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OKC: 1942

October 1942. "Oklahoma City, Oklahoma." An aerial view of West California (seeds) and West Reno (Fords). Acetate negative by John Vachon, Office of War Information. View full size.

October 1942. "Oklahoma City, Oklahoma." An aerial view of West California (seeds) and West Reno (Fords). Acetate negative by John Vachon, Office of War Information. View full size.


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Myriad Gardens

The Fred Jones automobile dealership was located at 220 West Reno Avenue. The street on the left side of the picture, running perpendicular to Reno and California in this 1942 view, was South Robinson Avenue (now renamed Ron Norwick Boulevard). None of the buildings seen in this 1942 photo stand today. What was then California Avenue is now the center of Myriad Gardens. Vachon's camera was pointed south-southeast. The picture was probably taken from atop the Biltmore Hotel building, which had stood along the south side of Grand Avenue (now Sheridan Avenue) on land also now part of the Myriad Gardens' site. The Fred Jones property on the south side of Reno Avenue was also cleared-off during the "urban renewal" of the 1960s. It remains privately owned land -- still vacant -- still pending development.

Seedin' and feedin'

From the store names, it looks like there's a whole lotta seedin' and feedin' goin' on.


Good location for a Ford Seedsons.

Fidelity Hotel

One can only hope that it was the opposite of Infidelity Hotel ... but it doesn't look promising.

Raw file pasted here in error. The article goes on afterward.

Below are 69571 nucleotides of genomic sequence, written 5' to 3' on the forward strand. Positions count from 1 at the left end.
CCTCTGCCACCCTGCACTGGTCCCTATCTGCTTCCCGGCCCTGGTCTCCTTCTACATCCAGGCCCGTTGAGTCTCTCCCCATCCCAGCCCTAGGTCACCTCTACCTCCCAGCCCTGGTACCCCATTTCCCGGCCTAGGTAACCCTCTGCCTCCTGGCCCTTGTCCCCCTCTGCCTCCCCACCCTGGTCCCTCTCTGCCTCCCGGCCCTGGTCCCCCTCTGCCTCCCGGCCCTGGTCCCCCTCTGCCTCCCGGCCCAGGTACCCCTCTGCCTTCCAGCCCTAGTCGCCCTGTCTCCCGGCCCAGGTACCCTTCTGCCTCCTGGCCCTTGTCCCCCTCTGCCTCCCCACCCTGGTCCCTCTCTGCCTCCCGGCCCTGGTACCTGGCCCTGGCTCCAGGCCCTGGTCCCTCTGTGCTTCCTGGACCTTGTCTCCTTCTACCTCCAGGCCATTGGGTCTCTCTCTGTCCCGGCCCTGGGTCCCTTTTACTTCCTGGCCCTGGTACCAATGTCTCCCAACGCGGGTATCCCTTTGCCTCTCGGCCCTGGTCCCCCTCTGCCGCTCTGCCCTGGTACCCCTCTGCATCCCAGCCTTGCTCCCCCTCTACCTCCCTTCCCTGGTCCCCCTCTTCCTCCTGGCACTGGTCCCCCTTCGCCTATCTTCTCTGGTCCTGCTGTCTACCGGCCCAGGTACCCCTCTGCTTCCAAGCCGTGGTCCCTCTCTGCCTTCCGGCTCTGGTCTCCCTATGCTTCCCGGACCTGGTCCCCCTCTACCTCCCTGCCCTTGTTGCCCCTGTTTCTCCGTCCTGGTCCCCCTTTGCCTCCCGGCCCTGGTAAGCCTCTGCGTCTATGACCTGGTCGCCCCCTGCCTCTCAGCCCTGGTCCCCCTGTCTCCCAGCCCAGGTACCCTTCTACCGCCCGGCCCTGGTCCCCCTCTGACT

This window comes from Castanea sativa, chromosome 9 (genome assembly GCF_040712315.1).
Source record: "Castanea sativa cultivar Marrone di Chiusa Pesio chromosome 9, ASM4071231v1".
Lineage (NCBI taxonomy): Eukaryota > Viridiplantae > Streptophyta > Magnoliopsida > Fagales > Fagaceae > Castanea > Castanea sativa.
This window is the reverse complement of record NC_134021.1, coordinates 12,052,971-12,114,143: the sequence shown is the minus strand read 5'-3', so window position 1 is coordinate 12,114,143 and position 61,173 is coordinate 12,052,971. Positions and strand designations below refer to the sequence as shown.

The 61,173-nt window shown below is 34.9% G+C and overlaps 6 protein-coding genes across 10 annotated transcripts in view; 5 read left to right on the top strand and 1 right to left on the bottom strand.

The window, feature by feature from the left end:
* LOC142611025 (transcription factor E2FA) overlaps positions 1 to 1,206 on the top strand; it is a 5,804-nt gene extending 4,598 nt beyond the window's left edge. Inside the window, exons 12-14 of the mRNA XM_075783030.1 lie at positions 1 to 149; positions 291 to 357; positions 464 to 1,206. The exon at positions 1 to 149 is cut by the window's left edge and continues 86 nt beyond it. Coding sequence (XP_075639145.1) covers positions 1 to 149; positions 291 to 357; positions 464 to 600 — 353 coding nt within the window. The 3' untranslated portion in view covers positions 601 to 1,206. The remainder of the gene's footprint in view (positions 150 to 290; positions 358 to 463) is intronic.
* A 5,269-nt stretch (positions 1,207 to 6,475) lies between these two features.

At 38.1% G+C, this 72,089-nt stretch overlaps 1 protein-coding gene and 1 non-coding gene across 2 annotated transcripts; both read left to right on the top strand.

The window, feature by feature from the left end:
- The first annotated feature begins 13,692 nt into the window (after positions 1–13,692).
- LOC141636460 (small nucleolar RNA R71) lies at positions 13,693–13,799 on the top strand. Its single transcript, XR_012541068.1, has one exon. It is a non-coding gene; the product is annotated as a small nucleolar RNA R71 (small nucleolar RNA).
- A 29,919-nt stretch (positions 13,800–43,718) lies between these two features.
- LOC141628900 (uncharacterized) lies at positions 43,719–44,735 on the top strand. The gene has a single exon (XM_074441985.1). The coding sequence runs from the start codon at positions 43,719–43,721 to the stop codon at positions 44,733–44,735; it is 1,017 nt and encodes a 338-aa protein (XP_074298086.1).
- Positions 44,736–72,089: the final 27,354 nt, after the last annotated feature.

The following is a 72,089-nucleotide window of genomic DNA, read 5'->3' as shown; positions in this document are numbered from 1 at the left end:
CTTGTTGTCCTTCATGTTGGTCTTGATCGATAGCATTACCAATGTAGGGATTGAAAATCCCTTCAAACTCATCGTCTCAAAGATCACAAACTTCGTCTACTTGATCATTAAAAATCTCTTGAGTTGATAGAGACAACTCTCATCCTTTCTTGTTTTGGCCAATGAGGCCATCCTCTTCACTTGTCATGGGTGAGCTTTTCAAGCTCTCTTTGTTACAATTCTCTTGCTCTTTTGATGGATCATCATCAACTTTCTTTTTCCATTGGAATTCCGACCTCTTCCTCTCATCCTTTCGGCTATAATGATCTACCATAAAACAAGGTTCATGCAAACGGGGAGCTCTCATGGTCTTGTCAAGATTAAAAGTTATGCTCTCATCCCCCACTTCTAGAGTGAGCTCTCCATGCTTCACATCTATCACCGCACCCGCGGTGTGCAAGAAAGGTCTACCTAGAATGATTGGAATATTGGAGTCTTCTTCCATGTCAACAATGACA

Meanwhile Doug Floor Plan mentioned "that new Hilton" ... that would be the now-historic Skirvin Hilton, where my husband and I were guests in March of 2022. It just happened to be my sixty-fifth birthday and I marched (because that's what you do in March) right up to the desk and told them so. We had reservations that would have suited us just fine, but instead they bumped us up to the Presidential Suite. True story. It was fun.

Most Cars I've Seen in an Old Photo

I can't recall ever seeing an old photo (pre 1970s?) with so many parked cars lining the streets. There are practically no available parking spots in view! That's always been a marvel to me: how *empty* of cars streets were in the old days, how much available parking there was, and how free-flowing the traffic was, compared to now. Meanwhile, I spot only two pedestrians; whereas, in most old photos of city scenes the sidewalks are bustling with folks on foot. Odd. (Or have I just not been paying attention?) (No smart-aleck editors' remarks, please; I'm simply baffled by a pattern that doesn't compute with my usual viewing of Shorpy city scenes.)

Car lot with a view

According to the Automotive Hall of Fame, of which he is a member, Fred Jones was once the nation's number-one seller of Ford cars and trucks. He had so many cars to sell, he put them on the roof -- something I don't think I've ever seen before.

Not necessarily sketchy, but --

Between Horn, Miller, Superior, Grisham and Merit, the street in the foreground is definitely the "seedy" part of town.

How did this not become a nationwide chain?

I was surprised to see a lodging named Fidelity Hotel. I guess it was the owner's way of letting the public know there would be no hanky-panky going on here. Take your sinful ways to that new Hilton ... they're bound to fail.

The hotel and everything in the photo is gone. This section of West California Street was replaced by the block engulfing Myriad Botanical Gardens.

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